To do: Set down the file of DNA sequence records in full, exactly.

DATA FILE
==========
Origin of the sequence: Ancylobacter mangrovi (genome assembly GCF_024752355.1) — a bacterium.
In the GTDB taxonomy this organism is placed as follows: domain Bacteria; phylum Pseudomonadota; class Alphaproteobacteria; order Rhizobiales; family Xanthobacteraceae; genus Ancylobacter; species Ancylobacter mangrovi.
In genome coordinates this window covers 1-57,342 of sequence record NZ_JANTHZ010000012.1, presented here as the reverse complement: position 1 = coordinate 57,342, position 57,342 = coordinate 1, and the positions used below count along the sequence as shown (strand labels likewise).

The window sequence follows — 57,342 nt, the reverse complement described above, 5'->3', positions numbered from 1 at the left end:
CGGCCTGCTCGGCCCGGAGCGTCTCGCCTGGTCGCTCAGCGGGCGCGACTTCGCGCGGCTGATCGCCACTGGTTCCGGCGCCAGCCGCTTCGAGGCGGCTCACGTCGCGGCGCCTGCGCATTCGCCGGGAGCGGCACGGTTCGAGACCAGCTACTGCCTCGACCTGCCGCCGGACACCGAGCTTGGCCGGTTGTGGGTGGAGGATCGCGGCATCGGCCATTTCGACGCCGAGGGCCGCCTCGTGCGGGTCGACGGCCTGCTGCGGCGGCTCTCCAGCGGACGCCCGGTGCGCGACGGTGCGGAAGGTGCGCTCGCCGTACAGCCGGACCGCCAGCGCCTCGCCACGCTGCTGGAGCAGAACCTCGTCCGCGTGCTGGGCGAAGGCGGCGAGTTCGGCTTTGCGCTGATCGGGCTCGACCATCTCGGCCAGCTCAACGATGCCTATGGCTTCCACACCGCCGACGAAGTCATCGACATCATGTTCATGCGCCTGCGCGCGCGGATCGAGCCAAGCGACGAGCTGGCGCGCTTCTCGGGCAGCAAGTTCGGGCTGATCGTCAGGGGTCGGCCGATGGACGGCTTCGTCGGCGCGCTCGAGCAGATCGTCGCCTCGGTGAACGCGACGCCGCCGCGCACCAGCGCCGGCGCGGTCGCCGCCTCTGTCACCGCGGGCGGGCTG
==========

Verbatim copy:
Origin of the sequence: Ancylobacter mangrovi (genome assembly GCF_024752355.1) — a bacterium.
In the GTDB taxonomy this organism is placed as follows: domain Bacteria; phylum Pseudomonadota; class Alphaproteobacteria; order Rhizobiales; family Xanthobacteraceae; genus Ancylobacter; species Ancylobacter mangrovi.
In genome coordinates this window covers 1-57,342 of sequence record NZ_JANTHZ010000012.1, presented here as the reverse complement: position 1 = coordinate 57,342, position 57,342 = coordinate 1, and the positions used below count along the sequence as shown (strand labels likewise).

The window sequence follows — 57,342 nt, the reverse complement described above, 5'->3', positions numbered from 1 at the left end:
CGGCCTGCTCGGCCCGGAGCGTCTCGCCTGGTCGCTCAGCGGGCGCGACTTCGCGCGGCTGATCGCCACTGGTTCCGGCGCCAGCCGCTTCGAGGCGGCTCACGTCGCGGCGCCTGCGCATTCGCCGGGAGCGGCACGGTTCGAGACCAGCTACTGCCTCGACCTGCCGCCGGACACCGAGCTTGGCCGGTTGTGGGTGGAGGATCGCGGCATCGGCCATTTCGACGCCGAGGGCCGCCTCGTGCGGGTCGACGGCCTGCTGCGGCGGCTCTCCAGCGGACGCCCGGTGCGCGACGGTGCGGAAGGTGCGCTCGCCGTACAGCCGGACCGCCAGCGCCTCGCCACGCTGCTGGAGCAGAACCTCGTCCGCGTGCTGGGCGAAGGCGGCGAGTTCGGCTTTGCGCTGATCGGGCTCGACCATCTCGGCCAGCTCAACGATGCCTATGGCTTCCACACCGCCGACGAAGTCATCGACATCATGTTCATGCGCCTGCGCGCGCGGATCGAGCCAAGCGACGAGCTGGCGCGCTTCTCGGGCAGCAAGTTCGGGCTGATCGTCAGGGGTCGGCCGATGGACGGCTTCGTCGGCGCGCTCGAGCAGATCGTCGCCTCGGTGAACGCGACGCCGCCGCGCACCAGCGCCGGCGCGGTCGCCGCCTCTGTCACCGCGGGCGGGCTG